Let’s pay preschool educators a worthy wage
Source: AFT Voices
I know firsthand the difference a teacher can make in a student’s life.
When I was a child, my dad lost his job—and all too quickly, my family was forced to depend on food stamps to survive.
My English teacher must’ve known we were struggling because every so often, he’d make up an excuse for me and a few other hungry kids to stay after the final bell—then would apologize for keeping us late by giving us a few dollars for a meal, helping me focus on my education and not my empty stomach.
That teacher was exceptional. But he wasn’t unique. Rather, he epitomized the compassion of so many of the educators who help our kids learn, grow and become the best versions of themselves.
The power of the classroom
My older daughter began preschool last spring, and in the time since, I’ve realized more than ever the power of the classroom—especially in those early years when our kids’ minds are eager to absorb every new word and idea presented to them.
Decades of research have proven the benefits of high-quality early education. Studies suggest that the first eight years of a child’s life are instrumental in their long-term development and health. We also know that getting more kids into classrooms earlier on would widen our workforce, strengthen our economy and even bolster our national security, as right now nearly a third of potential military recruits aren’t eligible to enlist because they’ve either failed the military’s entrance exam or never earned a high school diploma or GED.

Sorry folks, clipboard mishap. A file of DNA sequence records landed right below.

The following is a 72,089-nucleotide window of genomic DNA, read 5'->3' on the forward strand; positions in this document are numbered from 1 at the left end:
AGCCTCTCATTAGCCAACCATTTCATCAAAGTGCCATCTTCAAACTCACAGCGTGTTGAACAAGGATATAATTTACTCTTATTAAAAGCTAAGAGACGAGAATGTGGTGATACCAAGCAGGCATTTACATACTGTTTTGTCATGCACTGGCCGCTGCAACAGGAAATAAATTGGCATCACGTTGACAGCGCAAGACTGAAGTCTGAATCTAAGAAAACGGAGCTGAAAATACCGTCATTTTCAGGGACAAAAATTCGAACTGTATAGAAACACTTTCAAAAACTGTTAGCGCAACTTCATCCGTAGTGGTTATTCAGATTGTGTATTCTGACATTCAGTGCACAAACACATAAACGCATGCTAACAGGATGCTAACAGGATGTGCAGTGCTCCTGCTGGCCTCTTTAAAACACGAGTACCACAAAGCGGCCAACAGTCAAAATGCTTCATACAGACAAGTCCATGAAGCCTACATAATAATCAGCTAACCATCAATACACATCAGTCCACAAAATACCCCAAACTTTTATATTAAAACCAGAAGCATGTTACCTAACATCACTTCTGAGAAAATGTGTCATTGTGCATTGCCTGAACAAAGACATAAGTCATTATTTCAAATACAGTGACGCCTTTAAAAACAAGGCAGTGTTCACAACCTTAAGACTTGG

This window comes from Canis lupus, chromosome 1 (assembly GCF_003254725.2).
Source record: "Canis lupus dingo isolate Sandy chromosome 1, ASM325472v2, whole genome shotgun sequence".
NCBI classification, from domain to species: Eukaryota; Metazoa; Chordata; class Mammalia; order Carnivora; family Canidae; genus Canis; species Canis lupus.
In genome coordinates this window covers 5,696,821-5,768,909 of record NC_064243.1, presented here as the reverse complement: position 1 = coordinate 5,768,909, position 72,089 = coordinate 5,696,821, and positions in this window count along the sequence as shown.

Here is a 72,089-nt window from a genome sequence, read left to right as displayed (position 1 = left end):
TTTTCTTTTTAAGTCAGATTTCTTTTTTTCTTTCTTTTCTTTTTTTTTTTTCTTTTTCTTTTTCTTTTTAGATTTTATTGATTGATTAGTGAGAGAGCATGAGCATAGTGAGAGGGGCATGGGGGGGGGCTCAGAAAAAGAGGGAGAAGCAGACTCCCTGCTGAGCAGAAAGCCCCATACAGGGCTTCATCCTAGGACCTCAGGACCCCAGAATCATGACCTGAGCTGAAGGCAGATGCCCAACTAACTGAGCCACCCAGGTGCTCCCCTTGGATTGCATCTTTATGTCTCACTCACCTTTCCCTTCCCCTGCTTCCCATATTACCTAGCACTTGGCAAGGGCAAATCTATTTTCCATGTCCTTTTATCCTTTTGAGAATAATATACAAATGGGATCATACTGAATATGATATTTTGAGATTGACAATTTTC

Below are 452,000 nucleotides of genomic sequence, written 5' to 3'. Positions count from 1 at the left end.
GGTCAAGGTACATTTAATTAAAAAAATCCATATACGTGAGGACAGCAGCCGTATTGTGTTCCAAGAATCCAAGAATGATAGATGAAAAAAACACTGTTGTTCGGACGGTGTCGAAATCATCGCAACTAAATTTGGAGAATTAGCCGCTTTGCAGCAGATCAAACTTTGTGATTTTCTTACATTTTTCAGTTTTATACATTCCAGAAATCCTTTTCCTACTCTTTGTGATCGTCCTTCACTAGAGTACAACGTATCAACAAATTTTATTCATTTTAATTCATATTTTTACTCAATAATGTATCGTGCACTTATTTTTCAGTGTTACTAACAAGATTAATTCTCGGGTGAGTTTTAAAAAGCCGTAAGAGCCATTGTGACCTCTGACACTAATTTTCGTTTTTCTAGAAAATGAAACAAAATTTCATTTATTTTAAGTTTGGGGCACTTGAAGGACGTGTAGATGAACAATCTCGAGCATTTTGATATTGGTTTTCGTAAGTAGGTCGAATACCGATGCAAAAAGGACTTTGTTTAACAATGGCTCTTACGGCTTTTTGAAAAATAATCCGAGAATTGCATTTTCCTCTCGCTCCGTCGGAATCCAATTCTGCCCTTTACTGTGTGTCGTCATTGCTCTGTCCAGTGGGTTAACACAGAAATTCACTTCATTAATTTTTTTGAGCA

And yet despite all that, our country still treats early education as merely an afterthought.
There’s a reason why teachers from Illinois to California to West Virginia have spent much of the past year-plus on the picket line. It’s because for too long, we’ve taken advantage of teachers’ generosity and love for their students, assuming that they’ll continue to accept a salary far, far below their worth.
These are the people charged with our children’s safety—and yet we pay them so poorly that some struggle to afford groceries. We treat them so miserably that some are forced to quit the jobs they love just so they can afford next month’s rent.
Tell me how that makes any sense. Tell me why we give so little to the folks who take care of the kids we love so much.
Think of the exorbitant sums our government spends elsewhere. Consider, for example, the $125 billion of the Pentagon’s budget that was lost to bureaucratic waste in a single year, according to a 2015 report.
Imagine how many more kids would one day become doctors or Marines or teachers themselves if this country actually put adequate resources aside to rebuild our schools, expand child care access and pay our teachers anywhere near the amount they deserve.
The power of a living wage
That’s why I’ve been fighting to pass legislation like the Child Care for Working Families Act, which would invest in child care workers’ training and help them earn at least a living wage. And it’s why today, on Worthy Wage Day, I’m recommitting to doing everything I can to ensure that no teacher has to leave the classroom because our country doesn’t value the folks helping bring up the next generation—the educators who, right now, might be teaching the Golden Rule to a future President or teaching the ABCs to the child who will grow up to cure cancer.
By: Tammy Duckworth
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